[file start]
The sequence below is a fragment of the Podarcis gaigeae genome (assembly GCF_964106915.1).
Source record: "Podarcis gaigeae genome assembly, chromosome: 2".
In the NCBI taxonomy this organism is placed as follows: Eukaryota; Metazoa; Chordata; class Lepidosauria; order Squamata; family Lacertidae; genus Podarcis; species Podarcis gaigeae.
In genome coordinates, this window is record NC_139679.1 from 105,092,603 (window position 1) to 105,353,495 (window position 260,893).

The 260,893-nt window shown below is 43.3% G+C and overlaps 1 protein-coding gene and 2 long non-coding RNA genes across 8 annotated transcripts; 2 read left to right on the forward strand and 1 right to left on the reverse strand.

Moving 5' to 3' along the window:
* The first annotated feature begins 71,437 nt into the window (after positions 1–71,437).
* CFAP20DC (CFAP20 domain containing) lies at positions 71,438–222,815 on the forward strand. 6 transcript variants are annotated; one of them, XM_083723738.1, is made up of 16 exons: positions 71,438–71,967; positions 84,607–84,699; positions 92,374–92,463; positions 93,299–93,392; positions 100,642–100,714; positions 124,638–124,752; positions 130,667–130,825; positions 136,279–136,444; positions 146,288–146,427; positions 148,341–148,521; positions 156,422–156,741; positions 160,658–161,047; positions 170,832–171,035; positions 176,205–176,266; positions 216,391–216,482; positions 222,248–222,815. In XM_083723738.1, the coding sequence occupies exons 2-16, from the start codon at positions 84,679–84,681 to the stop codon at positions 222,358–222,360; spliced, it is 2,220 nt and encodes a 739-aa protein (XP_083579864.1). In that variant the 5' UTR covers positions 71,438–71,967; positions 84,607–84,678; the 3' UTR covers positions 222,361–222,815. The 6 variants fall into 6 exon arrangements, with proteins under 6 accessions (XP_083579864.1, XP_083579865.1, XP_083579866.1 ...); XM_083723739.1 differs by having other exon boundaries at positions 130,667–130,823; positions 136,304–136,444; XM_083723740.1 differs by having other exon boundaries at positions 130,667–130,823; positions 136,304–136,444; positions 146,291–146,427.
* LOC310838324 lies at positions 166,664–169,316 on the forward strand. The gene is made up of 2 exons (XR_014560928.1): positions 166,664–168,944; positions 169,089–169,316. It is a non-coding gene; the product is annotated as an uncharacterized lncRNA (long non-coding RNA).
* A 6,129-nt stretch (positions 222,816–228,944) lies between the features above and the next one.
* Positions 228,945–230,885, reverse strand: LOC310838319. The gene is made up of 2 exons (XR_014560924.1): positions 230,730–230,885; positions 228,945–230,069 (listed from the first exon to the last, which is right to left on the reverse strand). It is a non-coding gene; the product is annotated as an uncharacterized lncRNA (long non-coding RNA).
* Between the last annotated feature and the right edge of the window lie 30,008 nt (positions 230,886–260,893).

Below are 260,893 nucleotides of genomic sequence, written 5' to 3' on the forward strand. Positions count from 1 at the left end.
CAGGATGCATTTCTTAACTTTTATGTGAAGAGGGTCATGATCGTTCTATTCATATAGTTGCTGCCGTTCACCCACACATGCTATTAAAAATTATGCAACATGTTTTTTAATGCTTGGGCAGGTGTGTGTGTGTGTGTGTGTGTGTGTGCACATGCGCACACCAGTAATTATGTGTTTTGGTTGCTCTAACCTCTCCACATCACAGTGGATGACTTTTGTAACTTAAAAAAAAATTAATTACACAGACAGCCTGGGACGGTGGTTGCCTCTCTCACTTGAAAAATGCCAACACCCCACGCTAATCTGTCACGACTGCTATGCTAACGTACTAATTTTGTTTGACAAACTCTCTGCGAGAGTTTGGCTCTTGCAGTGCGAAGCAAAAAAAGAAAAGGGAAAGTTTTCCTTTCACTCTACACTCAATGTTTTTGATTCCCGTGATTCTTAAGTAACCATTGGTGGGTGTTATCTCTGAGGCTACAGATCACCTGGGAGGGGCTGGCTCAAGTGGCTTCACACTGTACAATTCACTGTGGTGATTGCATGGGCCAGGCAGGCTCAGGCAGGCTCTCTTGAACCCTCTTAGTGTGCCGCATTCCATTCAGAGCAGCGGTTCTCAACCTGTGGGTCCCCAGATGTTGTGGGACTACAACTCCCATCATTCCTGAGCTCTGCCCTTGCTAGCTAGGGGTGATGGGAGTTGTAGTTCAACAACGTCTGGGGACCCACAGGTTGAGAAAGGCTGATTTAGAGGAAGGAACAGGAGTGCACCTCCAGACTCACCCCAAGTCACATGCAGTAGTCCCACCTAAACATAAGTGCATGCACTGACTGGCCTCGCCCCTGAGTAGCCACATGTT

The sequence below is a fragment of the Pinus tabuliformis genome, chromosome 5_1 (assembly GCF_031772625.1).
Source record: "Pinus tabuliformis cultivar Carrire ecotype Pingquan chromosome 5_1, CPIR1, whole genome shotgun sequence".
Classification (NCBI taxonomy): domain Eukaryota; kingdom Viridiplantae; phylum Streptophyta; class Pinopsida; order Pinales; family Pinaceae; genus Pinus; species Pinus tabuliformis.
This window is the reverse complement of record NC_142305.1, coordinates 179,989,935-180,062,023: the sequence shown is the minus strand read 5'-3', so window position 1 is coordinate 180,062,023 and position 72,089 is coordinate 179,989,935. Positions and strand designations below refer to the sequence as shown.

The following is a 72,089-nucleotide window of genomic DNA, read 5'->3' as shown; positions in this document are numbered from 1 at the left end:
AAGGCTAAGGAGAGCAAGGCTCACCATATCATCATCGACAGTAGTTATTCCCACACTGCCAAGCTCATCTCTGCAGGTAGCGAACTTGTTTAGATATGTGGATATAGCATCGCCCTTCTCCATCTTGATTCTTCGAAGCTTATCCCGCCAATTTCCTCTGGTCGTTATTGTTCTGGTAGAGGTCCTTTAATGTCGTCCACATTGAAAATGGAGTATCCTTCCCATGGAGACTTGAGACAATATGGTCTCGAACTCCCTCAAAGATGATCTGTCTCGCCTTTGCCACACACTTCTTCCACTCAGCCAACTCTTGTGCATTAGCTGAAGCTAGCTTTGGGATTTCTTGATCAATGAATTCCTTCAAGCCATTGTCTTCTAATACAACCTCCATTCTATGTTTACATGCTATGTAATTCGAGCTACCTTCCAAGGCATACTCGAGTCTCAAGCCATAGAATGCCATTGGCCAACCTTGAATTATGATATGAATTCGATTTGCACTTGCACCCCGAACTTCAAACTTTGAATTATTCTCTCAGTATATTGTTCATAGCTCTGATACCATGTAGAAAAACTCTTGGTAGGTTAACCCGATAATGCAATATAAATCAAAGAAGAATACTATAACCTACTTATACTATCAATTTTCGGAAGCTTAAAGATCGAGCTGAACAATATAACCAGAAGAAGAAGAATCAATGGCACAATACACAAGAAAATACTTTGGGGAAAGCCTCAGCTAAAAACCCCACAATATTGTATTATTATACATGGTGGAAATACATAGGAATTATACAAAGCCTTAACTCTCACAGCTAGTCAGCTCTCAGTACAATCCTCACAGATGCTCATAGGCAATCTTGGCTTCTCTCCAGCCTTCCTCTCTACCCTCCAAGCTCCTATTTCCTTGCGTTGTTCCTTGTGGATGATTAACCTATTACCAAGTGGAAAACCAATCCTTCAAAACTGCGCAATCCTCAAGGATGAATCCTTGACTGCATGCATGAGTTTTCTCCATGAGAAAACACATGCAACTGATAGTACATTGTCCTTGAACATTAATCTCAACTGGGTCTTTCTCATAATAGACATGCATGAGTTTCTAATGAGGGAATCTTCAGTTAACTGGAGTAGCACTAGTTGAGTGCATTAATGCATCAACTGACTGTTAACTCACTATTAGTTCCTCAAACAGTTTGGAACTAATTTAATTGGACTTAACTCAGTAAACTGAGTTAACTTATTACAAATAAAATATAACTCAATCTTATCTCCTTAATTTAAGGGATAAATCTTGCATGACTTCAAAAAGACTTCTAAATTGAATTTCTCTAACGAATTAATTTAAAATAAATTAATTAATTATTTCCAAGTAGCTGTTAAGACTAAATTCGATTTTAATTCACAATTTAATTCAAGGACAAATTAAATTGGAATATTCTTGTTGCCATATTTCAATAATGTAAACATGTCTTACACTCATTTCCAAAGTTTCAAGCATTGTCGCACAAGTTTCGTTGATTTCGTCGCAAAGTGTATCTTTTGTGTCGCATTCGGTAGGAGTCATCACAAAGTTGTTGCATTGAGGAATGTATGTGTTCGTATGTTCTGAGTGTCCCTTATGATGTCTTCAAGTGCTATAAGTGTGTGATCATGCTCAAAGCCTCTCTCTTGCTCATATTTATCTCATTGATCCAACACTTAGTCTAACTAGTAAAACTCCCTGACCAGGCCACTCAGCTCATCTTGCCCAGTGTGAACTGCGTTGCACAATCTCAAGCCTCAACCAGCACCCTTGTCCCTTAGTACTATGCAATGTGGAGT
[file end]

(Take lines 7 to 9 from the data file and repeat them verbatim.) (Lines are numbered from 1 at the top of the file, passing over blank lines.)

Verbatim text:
* The first annotated feature begins 71,437 nt into the window (after positions 1–71,437).
* CFAP20DC (CFAP20 domain containing) lies at positions 71,438–222,815 on the forward strand. 6 transcript variants are annotated; one of them, XM_083723738.1, is made up of 16 exons: positions 71,438–71,967; positions 84,607–84,699; positions 92,374–92,463; positions 93,299–93,392; positions 100,642–100,714; positions 124,638–124,752; positions 130,667–130,825; positions 136,279–136,444; positions 146,288–146,427; positions 148,341–148,521; positions 156,422–156,741; positions 160,658–161,047; positions 170,832–171,035; positions 176,205–176,266; positions 216,391–216,482; positions 222,248–222,815. In XM_083723738.1, the coding sequence occupies exons 2-16, from the start codon at positions 84,679–84,681 to the stop codon at positions 222,358–222,360; spliced, it is 2,220 nt and encodes a 739-aa protein (XP_083579864.1). In that variant the 5' UTR covers positions 71,438–71,967; positions 84,607–84,678; the 3' UTR covers positions 222,361–222,815. The 6 variants fall into 6 exon arrangements, with proteins under 6 accessions (XP_083579864.1, XP_083579865.1, XP_083579866.1 ...); XM_083723739.1 differs by having other exon boundaries at positions 130,667–130,823; positions 136,304–136,444; XM_083723740.1 differs by having other exon boundaries at positions 130,667–130,823; positions 136,304–136,444; positions 146,291–146,427.
* LOC310838324 lies at positions 166,664–169,316 on the forward strand. The gene is made up of 2 exons (XR_014560928.1): positions 166,664–168,944; positions 169,089–169,316. It is a non-coding gene; the product is annotated as an uncharacterized lncRNA (long non-coding RNA).